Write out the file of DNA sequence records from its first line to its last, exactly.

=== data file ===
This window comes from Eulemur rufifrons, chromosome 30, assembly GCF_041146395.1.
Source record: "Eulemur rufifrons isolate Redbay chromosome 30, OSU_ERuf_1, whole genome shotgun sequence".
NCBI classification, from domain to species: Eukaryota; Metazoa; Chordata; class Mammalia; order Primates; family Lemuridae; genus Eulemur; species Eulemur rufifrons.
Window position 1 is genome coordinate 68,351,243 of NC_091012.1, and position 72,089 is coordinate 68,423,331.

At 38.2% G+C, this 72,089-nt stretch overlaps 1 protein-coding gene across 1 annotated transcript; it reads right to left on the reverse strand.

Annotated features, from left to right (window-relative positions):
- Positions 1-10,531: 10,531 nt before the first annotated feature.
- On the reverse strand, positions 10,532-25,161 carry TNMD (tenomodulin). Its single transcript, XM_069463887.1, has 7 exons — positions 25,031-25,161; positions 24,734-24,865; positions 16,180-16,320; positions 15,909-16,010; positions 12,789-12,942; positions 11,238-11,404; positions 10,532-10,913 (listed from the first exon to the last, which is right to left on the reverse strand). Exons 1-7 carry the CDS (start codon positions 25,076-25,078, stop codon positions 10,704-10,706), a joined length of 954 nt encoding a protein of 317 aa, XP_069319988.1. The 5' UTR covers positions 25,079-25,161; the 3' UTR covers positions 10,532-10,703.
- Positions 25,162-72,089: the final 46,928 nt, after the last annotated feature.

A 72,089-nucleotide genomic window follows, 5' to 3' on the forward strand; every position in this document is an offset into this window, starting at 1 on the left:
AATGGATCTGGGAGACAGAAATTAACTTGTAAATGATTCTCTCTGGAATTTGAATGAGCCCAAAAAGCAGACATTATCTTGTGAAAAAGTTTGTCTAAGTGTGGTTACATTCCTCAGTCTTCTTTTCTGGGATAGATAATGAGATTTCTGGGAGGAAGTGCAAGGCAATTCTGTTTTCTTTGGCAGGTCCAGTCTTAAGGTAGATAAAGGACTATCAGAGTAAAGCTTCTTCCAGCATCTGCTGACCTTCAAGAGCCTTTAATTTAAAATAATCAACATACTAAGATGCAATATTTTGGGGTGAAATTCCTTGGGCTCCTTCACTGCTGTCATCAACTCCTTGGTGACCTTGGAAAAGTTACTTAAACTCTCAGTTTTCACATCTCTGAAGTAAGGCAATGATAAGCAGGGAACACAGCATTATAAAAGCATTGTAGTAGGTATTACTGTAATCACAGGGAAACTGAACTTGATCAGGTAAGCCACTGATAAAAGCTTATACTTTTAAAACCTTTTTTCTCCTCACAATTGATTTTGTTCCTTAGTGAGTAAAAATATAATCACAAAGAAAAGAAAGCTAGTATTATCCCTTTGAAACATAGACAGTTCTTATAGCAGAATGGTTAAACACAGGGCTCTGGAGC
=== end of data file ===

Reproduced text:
This window comes from Eulemur rufifrons, chromosome 30, assembly GCF_041146395.1.
Source record: "Eulemur rufifrons isolate Redbay chromosome 30, OSU_ERuf_1, whole genome shotgun sequence".
NCBI classification, from domain to species: Eukaryota; Metazoa; Chordata; class Mammalia; order Primates; family Lemuridae; genus Eulemur; species Eulemur rufifrons.
Window position 1 is genome coordinate 68,351,243 of NC_091012.1, and position 72,089 is coordinate 68,423,331.

At 38.2% G+C, this 72,089-nt stretch overlaps 1 protein-coding gene across 1 annotated transcript; it reads right to left on the reverse strand.

Annotated features, from left to right (window-relative positions):
- Positions 1-10,531: 10,531 nt before the first annotated feature.
- On the reverse strand, positions 10,532-25,161 carry TNMD (tenomodulin). Its single transcript, XM_069463887.1, has 7 exons — positions 25,031-25,161; positions 24,734-24,865; positions 16,180-16,320; positions 15,909-16,010; positions 12,789-12,942; positions 11,238-11,404; positions 10,532-10,913 (listed from the first exon to the last, which is right to left on the reverse strand). Exons 1-7 carry the CDS (start codon positions 25,076-25,078, stop codon positions 10,704-10,706), a joined length of 954 nt encoding a protein of 317 aa, XP_069319988.1. The 5' UTR covers positions 25,079-25,161; the 3' UTR covers positions 10,532-10,703.
- Positions 25,162-72,089: the final 46,928 nt, after the last annotated feature.

A 72,089-nucleotide genomic window follows, 5' to 3' on the forward strand; every position in this document is an offset into this window, starting at 1 on the left:
AATGGATCTGGGAGACAGAAATTAACTTGTAAATGATTCTCTCTGGAATTTGAATGAGCCCAAAAAGCAGACATTATCTTGTGAAAAAGTTTGTCTAAGTGTGGTTACATTCCTCAGTCTTCTTTTCTGGGATAGATAATGAGATTTCTGGGAGGAAGTGCAAGGCAATTCTGTTTTCTTTGGCAGGTCCAGTCTTAAGGTAGATAAAGGACTATCAGAGTAAAGCTTCTTCCAGCATCTGCTGACCTTCAAGAGCCTTTAATTTAAAATAATCAACATACTAAGATGCAATATTTTGGGGTGAAATTCCTTGGGCTCCTTCACTGCTGTCATCAACTCCTTGGTGACCTTGGAAAAGTTACTTAAACTCTCAGTTTTCACATCTCTGAAGTAAGGCAATGATAAGCAGGGAACACAGCATTATAAAAGCATTGTAGTAGGTATTACTGTAATCACAGGGAAACTGAACTTGATCAGGTAAGCCACTGATAAAAGCTTATACTTTTAAAACCTTTTTTCTCCTCACAATTGATTTTGTTCCTTAGTGAGTAAAAATATAATCACAAAGAAAAGAAAGCTAGTATTATCCCTTTGAAACATAGACAGTTCTTATAGCAGAATGGTTAAACACAGGGCTCTGGAGC